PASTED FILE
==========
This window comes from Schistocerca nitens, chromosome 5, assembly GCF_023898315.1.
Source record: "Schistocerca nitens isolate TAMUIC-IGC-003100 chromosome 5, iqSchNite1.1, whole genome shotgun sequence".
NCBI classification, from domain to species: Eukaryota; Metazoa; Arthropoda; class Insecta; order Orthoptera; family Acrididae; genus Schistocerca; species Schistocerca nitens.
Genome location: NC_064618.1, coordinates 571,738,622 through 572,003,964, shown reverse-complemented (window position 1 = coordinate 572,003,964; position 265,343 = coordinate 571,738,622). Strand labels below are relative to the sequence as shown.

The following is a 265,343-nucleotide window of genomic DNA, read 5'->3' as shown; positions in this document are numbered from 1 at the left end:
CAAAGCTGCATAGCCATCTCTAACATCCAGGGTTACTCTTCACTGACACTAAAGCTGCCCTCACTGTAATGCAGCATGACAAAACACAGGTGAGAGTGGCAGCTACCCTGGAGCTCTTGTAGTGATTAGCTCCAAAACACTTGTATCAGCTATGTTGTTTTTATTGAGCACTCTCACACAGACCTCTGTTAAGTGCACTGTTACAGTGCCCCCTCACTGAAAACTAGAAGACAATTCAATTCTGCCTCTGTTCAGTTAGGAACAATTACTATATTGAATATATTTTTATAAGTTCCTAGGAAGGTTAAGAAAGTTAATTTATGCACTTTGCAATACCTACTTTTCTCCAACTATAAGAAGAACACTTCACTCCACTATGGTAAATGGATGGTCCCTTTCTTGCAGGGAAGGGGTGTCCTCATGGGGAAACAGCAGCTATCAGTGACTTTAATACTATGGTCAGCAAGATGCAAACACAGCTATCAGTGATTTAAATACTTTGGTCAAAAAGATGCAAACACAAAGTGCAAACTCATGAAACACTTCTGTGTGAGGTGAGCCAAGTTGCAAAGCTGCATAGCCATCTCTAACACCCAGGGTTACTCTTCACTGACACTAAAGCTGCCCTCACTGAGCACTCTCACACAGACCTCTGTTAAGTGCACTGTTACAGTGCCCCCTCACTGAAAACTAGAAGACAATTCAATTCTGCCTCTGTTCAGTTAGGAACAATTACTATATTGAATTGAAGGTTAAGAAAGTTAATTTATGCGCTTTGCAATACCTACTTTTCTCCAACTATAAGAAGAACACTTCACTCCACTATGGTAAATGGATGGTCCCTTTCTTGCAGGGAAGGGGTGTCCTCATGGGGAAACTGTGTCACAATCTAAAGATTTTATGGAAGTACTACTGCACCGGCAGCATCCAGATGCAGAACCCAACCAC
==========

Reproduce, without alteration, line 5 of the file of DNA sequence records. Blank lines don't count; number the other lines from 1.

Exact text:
The following is a 265,343-nucleotide window of genomic DNA, read 5'->3' as shown; positions in this document are numbered from 1 at the left end: